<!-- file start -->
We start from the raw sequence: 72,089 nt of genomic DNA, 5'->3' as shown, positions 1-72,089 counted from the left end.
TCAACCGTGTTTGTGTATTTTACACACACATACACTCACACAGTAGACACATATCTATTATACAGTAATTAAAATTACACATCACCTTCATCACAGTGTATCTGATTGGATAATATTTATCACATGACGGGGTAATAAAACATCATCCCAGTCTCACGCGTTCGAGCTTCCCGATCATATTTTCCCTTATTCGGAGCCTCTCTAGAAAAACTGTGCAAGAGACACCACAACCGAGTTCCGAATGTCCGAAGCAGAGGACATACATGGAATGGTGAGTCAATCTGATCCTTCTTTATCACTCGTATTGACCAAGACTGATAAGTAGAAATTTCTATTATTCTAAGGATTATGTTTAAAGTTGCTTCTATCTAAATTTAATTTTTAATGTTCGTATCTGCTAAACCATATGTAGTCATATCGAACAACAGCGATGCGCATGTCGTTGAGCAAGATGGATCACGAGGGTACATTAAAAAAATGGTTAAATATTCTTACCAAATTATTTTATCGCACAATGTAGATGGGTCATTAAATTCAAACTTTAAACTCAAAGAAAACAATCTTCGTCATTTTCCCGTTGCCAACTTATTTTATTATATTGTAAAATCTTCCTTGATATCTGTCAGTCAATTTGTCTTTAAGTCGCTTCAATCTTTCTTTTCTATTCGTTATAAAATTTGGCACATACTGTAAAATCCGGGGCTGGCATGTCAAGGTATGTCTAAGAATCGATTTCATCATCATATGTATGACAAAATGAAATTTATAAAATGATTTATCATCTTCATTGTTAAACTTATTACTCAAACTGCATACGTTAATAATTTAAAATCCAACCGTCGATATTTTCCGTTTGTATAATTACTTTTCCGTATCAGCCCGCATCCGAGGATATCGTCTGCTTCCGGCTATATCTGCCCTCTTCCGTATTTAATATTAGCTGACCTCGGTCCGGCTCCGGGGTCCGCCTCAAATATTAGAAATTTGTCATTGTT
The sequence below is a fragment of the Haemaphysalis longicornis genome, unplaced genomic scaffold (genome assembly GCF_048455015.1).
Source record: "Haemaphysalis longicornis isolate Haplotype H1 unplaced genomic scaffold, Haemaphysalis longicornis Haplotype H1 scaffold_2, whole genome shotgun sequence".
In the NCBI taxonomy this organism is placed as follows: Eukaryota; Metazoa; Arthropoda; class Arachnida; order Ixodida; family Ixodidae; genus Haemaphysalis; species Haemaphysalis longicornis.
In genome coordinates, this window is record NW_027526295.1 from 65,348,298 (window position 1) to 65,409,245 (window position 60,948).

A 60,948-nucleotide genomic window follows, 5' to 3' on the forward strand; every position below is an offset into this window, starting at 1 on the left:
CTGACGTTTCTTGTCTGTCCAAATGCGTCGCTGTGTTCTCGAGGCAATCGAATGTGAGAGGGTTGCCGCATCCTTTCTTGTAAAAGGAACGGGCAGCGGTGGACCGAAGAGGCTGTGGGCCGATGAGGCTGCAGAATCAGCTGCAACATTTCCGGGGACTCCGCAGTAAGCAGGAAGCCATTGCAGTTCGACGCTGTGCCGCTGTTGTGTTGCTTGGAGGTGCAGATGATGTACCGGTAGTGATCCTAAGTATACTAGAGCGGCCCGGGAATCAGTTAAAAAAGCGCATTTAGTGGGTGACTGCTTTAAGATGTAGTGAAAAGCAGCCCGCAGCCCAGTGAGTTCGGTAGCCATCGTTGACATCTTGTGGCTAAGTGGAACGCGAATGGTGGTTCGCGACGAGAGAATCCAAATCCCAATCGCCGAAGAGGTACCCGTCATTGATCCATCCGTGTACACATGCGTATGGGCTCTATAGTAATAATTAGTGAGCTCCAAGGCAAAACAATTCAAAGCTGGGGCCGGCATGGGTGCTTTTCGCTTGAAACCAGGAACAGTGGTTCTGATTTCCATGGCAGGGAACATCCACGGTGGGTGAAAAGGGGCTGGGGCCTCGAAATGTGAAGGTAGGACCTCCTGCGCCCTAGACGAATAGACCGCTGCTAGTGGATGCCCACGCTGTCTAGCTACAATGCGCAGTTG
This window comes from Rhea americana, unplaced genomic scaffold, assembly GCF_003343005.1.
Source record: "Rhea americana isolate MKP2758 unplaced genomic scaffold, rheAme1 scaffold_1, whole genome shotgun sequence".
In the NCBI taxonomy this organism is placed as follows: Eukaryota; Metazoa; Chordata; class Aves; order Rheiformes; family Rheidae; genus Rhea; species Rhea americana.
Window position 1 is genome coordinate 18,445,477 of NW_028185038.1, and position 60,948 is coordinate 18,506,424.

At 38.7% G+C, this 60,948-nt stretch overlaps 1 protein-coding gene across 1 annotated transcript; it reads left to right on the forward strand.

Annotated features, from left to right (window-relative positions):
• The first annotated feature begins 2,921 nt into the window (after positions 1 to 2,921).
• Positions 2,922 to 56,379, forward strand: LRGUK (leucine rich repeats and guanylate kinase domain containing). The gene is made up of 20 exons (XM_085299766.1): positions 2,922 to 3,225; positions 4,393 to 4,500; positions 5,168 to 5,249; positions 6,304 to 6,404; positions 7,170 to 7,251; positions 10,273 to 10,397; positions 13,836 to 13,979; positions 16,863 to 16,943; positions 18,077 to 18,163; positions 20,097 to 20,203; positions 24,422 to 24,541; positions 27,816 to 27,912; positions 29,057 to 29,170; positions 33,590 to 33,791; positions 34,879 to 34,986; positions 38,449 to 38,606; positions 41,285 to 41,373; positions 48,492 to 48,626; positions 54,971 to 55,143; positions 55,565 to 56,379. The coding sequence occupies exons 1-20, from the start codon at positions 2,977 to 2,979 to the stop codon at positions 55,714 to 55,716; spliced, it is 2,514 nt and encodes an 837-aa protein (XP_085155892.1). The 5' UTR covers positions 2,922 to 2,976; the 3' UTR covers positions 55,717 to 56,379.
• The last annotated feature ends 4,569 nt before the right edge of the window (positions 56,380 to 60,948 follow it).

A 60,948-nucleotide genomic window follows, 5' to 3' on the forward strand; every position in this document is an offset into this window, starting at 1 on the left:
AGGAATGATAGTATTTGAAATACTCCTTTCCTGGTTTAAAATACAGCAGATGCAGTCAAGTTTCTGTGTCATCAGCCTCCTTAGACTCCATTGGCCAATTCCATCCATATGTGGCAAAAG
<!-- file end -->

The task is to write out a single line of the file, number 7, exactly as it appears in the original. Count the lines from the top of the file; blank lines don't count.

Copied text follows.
A 60,948-nucleotide genomic window follows, 5' to 3' on the forward strand; every position below is an offset into this window, starting at 1 on the left: